The same place in a nice part of Manhattan would be probably $4-5000 a month. Just to buy property in a gentrifying or decent neighborhood can easily put you into the millions for even a small place.

The houses around my parents' house between Silicon Valley and SF now are around $2 million.

Brothers two bedroom nearby in the hood is over $3000 a month.

To be comfortable you have to basically either have roommates long into adulthood, which is most people, or be a banker/Doctor/lawyer etc.
edit on 16-3-2018 by Quetzalcoatl14 because: (no reason given)



posted on Mar, 16 2018 @ 03:28 PM
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edit on 16-3-2018 by Quetzalcoatl14 because: (no reason given)



posted on Mar, 16 2018 @ 03:32 PM
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originally posted by: CornishCeltGuy

originally posted by: Quetzalcoatl14
Not in areas like NYc or SF Bay Area. Still rising and out of control. But that's different than Kansas. a reply to: Farlander

I'm seeing different perspectives on the US housing scene in this thread.
Some places seem to be like the UK where property prices have outstripped wages in the race, but other areas are claimed to have seen drops in property prices even after a couple of years.
Your nation is huge though so prob not unexpected.
Def depends on state and city. Any major center it's rising. And for the cities I already mentioned, housing costs have risen far faster than wages.



posted on Mar, 16 2018 @ 03:42 PM
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a reply to: Quetzalcoatl14

It continues to rise disproportionally to wages in my part of the UK, I genuinely worry for the next generations.



posted on Mar, 16 2018 @ 03:44 PM
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originally posted by: CornishCeltGuy
a reply to: Quetzalcoatl14

It continues to rise disproportionally to wages in my part of the UK, I genuinely worry for the next generations.
Yeah it's a real problem. I've heard London is like that in regards to the wage to housing cost ratio.



posted on Mar, 16 2018 @ 03:48 PM
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originally posted by: Quetzalcoatl14

originally posted by: lordcomac
meanwhile in the us, 8 years back I was making 32k (before tax) and borrowed 180k to buy a two bedroom house with nothing down- about 8k in up front costs.

my mortgage was about 1100 a month.

rent in that same area for a small apt with no basement, attic, or garage would have cost me 1200.

I sold that house last summer for 250k, but easily put 100k in improvements into the place in that time frame.

housing costs are out of control. now I'm am hour outside the city renting... for 1100 a month. living in a dump.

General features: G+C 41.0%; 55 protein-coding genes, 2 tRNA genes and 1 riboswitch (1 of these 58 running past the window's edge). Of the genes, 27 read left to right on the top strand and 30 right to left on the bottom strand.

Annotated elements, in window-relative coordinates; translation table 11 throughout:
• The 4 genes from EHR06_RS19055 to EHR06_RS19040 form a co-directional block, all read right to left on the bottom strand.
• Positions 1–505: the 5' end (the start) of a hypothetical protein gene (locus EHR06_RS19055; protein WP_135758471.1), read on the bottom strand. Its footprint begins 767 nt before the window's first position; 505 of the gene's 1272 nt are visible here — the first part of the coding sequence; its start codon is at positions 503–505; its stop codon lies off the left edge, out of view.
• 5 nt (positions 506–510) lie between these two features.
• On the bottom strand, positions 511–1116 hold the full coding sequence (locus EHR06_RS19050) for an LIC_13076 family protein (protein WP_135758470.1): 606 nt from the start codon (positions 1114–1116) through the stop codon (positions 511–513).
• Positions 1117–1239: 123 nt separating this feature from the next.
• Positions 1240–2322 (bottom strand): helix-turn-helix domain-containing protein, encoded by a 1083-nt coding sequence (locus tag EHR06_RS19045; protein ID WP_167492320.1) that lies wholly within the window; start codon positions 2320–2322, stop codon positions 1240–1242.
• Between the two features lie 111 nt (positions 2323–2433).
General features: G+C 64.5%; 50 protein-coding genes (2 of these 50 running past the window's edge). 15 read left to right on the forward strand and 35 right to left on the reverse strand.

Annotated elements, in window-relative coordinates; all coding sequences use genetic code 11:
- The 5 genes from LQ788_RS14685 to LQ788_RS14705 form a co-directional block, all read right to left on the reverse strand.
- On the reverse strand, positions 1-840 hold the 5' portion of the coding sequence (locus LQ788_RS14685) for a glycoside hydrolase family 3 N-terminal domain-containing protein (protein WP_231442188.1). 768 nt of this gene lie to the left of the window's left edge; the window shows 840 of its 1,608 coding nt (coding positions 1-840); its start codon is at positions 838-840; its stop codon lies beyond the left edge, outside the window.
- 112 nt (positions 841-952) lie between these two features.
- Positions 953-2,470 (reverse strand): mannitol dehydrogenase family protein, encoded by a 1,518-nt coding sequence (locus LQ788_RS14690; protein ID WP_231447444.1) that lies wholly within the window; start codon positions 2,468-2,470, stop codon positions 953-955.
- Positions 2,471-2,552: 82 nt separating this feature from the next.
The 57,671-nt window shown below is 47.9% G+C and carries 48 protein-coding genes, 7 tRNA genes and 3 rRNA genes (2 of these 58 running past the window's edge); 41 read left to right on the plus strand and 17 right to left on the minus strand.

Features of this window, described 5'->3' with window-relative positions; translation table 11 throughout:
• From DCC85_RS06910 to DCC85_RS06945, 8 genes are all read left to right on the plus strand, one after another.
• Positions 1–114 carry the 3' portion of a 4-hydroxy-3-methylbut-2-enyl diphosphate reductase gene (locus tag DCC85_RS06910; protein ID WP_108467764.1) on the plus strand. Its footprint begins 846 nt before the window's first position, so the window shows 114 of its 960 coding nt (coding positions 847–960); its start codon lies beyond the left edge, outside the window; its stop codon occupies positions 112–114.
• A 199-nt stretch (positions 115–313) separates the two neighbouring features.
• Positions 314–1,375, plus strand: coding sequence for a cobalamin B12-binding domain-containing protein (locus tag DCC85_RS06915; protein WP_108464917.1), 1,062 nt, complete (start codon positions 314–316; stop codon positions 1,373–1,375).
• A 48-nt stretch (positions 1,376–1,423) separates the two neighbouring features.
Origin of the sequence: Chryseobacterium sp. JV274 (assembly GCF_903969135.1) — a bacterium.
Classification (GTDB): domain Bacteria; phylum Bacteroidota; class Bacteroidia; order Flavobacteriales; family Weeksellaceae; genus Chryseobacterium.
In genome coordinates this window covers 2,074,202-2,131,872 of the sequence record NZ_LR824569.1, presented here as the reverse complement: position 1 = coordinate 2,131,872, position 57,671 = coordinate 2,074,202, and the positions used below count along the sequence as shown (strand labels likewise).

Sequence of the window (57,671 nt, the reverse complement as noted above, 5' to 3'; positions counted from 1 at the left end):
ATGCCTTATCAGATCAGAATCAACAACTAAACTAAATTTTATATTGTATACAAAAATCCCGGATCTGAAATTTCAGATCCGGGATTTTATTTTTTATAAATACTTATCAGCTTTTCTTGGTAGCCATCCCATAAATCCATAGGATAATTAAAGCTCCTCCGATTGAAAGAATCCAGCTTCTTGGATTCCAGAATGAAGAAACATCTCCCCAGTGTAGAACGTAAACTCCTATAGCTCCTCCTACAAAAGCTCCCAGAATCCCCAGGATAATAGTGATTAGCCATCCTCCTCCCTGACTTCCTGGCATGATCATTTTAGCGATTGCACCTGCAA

In the Bay Area, where I grew up, and NYC, where I live, # is insane. Even the worst ghetto has expensive rent.

For example, in Brownsville Brooklyn, one of the most dangerous neighborhoods, a run down home might run you $500,000.

I live in a gentrifying hood, Crown Heights bk. My rent for a small 2 bedroom is $2200 and that was the median rent for the same in my neighborhood a year ago. It's more now.

The same place in a nice part of Manhattan would be probably $4-5000 a month. Just to buy property in a gentrifying or decent neighborhood can easily put you into the millions for even a small place.

The houses around my parents' house between Silicon Valley and SF now are around $2 million.

Brothers two bedroom nearby in the hood is over $3000 a month.

To be comfortable you have to basically either have roommates long into adulthood, which is most people, or be a banker/Doctor/lawyer etc.


Bay Area is insane. Many of the tech companies are looking at relocating or opening second HQ offices in cheaper cities. They are having a harder time recruiting talent as it is getting too expensive to live in the Bay Area. My wife has turned down job opportunities in the Bay Area because the cost of living is too high relative to the nominal increase in salary for the position. It wasn't worth it. I am convinced the people that live there now just do so thinking they are going to hit the IPO lottery, otherwise the math doesn't work imho. A $400-$500k household income in the Bay Area is barely enough to buy a typical $2 million house which is nothing special.



posted on Mar, 16 2018 @ 03:49 PM
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a reply to: Quetzalcoatl14

London people are making the problem worse in the SW of England, buying second homes or retiring here because their million GBP will buy much more than a 3 bedroom town house in a concrete jungle.
Local government are actually trying to find ways to legislate against our housing stock being bought up by city traders and pricing locals out.



posted on Mar, 16 2018 @ 04:08 PM
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originally posted by: CornishCeltGuy
a reply to: Quetzalcoatl14

London people are making the problem worse in the SW of England, buying second homes or retiring here because their million GBP will buy much more than a 3 bedroom town house in a concrete jungle.
Local government are actually trying to find ways to legislate against our housing stock being bought up by city traders and pricing locals out.
They did the same to parts of Spain, i.e. wealthy Brits buying homes in Spain and driving up local costs.



posted on Mar, 16 2018 @ 04:12 PM
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Absolutely. I always say the same thing for both locations. One shouldnt live in NYC or the bay long term unless it's their home or have all their family there, or they are in an industry where one has to be in such a location. My sister transferred to Baton Rouge to EA's second headquarters there, and has a much better standard of living. a reply to: Edumakated